The Niro EV is powered by a 150 kW (204 hp) electric motor. Not exactly lavish in view of the monster performance of most electric vehicles that is now standard, but more than sufficient for every driving situation in everyday automotive use. The standard sprint from zero to 100 km/h takes 7.8 seconds and the top speed is electronically capped at 167 km/h in favor of the range. The lowering of the maximum torque from 395 to 255 Nm in the new edition of the best-selling electric Kia is compensated by a more constant thrust reaching almost 6000 rpm. The seamless and light-footed way with which the crossover buzzes from traffic light to traffic light, weaves silently through the lanes and completes every overtaking maneuver in a playful manner even behind the town sign, hardly changes anyway. Especially in sport mode, the almost 1.8 ton load becomes a lively compact car.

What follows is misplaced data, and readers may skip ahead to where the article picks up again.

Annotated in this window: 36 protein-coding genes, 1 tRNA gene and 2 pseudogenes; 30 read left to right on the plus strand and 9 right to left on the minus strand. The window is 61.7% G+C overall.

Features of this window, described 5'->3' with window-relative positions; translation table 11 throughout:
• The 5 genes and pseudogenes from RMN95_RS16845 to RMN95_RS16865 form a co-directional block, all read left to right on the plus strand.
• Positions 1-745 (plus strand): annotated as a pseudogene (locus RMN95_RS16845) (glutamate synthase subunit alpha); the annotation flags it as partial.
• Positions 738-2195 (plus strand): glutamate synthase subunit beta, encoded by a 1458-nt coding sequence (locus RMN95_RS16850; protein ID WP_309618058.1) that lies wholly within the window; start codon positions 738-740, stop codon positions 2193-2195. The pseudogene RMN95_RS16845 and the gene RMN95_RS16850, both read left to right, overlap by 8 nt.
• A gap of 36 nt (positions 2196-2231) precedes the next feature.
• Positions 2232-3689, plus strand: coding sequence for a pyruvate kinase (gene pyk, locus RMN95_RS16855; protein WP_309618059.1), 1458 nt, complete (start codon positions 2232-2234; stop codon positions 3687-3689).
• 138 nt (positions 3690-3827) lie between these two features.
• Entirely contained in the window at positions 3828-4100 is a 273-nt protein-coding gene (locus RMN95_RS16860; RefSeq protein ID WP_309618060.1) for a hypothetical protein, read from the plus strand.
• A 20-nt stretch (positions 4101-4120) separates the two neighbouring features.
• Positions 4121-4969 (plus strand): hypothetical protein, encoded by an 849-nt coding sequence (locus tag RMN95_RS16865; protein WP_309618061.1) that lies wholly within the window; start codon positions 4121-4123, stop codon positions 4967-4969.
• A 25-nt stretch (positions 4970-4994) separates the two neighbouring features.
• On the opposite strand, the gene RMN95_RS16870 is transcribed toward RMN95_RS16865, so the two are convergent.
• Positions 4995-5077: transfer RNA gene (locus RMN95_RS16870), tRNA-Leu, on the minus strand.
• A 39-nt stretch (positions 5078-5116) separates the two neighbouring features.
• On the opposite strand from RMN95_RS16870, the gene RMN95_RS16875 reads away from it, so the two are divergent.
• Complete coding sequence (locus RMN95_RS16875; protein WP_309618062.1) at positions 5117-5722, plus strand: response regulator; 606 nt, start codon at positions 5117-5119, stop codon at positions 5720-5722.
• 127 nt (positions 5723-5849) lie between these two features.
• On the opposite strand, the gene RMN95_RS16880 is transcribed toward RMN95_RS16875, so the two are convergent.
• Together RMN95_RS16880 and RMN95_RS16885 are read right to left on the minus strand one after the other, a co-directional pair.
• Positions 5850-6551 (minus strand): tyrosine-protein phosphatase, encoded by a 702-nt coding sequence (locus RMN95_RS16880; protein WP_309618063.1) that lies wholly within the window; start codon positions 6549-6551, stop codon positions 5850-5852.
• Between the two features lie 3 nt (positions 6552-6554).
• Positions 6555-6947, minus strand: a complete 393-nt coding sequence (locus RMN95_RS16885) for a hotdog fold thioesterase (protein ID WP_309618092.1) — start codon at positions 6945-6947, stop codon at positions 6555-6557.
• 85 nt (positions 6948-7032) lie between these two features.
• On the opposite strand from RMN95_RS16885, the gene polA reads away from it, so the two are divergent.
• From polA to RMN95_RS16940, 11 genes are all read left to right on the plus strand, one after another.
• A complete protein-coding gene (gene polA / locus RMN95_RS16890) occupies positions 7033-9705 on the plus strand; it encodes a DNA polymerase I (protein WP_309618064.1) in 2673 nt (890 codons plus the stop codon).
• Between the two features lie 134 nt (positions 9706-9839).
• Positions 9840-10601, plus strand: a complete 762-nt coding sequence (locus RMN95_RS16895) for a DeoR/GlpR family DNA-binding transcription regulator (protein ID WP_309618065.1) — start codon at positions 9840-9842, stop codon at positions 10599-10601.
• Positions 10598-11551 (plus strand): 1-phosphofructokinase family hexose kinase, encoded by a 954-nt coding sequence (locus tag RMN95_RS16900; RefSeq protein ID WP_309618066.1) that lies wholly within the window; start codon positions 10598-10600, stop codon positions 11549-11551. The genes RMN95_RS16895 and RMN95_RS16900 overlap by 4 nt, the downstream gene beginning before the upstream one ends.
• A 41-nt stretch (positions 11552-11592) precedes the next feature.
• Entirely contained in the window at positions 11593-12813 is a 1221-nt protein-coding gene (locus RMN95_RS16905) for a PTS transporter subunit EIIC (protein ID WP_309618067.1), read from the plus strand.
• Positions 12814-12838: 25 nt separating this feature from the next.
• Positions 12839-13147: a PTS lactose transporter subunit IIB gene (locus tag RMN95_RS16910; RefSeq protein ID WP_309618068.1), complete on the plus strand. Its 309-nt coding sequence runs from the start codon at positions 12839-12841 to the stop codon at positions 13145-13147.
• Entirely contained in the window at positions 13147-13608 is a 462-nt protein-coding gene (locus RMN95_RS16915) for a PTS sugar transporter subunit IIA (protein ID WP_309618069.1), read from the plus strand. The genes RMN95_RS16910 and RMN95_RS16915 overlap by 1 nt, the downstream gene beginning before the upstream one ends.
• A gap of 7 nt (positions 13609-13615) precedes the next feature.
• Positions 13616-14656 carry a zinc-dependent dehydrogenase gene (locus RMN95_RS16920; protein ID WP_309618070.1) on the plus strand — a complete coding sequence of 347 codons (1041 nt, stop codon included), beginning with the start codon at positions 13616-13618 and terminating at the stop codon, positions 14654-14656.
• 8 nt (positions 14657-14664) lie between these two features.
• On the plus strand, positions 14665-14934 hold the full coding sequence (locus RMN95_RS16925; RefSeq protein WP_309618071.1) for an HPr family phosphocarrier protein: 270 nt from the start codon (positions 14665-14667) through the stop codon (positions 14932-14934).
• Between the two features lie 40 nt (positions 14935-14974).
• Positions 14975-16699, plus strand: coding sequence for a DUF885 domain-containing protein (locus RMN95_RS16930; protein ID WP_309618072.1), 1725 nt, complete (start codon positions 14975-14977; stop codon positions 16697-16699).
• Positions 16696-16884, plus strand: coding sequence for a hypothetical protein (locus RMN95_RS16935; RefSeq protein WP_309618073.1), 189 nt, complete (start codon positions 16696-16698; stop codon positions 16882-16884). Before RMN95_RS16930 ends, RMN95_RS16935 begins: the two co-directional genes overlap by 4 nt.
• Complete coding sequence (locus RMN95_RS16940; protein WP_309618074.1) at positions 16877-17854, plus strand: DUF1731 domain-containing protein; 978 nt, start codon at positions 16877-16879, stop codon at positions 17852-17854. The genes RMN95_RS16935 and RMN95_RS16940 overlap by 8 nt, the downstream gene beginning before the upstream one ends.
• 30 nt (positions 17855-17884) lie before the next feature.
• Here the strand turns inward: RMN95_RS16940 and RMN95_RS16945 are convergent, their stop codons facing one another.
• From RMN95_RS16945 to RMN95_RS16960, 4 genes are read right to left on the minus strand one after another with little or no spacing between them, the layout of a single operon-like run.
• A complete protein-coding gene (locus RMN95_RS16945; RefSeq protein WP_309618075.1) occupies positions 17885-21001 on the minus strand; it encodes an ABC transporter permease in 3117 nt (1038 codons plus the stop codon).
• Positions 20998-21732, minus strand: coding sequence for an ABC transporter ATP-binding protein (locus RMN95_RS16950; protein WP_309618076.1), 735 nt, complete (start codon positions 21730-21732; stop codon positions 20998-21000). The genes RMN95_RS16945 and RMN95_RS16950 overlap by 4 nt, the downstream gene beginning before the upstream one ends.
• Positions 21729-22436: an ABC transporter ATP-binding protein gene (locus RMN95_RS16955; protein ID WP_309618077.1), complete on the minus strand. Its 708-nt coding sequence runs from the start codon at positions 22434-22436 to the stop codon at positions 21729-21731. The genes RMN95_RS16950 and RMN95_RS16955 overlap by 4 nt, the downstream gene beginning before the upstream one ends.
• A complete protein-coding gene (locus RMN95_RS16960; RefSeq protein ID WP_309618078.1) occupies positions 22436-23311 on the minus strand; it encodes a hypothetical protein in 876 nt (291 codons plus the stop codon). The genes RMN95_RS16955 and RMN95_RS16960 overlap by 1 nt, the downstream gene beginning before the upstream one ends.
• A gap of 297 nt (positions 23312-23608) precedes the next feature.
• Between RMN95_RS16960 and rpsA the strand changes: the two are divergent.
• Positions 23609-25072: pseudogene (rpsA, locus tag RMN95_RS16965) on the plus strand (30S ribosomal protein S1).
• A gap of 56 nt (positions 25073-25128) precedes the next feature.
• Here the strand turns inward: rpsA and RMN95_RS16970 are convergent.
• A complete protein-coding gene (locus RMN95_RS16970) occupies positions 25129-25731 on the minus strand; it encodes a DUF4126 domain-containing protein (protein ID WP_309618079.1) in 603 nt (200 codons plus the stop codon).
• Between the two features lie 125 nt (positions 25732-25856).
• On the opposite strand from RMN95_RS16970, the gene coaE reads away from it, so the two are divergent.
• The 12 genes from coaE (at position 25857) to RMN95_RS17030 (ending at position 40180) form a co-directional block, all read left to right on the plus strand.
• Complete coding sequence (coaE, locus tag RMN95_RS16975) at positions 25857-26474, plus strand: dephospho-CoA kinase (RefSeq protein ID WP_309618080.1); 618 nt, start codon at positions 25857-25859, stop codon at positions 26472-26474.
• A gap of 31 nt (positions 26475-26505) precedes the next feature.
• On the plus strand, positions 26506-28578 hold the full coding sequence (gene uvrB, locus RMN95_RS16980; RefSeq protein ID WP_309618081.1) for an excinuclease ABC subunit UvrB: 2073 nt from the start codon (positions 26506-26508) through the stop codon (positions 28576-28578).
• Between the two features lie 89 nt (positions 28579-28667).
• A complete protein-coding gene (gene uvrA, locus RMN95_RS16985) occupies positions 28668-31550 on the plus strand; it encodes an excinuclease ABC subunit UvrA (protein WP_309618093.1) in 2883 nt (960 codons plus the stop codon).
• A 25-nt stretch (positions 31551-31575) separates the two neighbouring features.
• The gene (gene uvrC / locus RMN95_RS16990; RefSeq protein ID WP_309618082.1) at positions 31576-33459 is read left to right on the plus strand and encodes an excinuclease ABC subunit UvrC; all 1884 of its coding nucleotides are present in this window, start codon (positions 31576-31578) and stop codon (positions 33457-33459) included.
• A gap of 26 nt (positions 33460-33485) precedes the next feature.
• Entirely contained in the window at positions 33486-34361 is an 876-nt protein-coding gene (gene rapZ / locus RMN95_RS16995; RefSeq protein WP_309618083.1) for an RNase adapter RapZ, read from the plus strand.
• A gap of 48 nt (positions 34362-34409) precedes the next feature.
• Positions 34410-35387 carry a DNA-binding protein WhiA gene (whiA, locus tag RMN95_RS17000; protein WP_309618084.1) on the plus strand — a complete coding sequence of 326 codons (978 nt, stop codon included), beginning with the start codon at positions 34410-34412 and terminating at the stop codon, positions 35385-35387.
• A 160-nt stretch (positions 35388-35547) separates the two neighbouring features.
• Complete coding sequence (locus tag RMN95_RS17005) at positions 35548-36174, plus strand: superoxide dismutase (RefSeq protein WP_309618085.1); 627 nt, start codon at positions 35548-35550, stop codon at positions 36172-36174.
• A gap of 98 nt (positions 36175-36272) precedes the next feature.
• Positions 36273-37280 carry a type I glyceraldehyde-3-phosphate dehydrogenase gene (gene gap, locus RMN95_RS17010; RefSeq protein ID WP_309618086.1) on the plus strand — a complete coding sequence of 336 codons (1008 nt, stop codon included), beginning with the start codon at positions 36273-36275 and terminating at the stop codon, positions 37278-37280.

In addition to its design-related low center of gravity, the Stromer owes its agile handling not least to a lighter but at the same time stiffer body. Together with the battery, which is also lighter because it is more efficiently designed, the overall weight has been reduced by more than 50 kilograms. And that despite additional insulation and insulation, which ensure a whisper-quiet drive experience, especially in urban areas. Due to and thanks to the constant stop-and-go, the effect of the regenerative braking system, which can be varied via multi-stage shift paddles on the steering wheel, is also noticeable here. The maximum energy yield is achieved here in the “i-Pedal” mode, where even a slight lift of the accelerator pedal decelerates as vehemently as if you had stepped on the brake. In the “Smart Regeneration” function, however, you can also leave it to the system to orient itself to the traffic ahead and automatically select the most efficient mode of operation depending on the driving situation. When coasting at traffic lights, when coasting or when driving downhill, a few kilometers can be regained.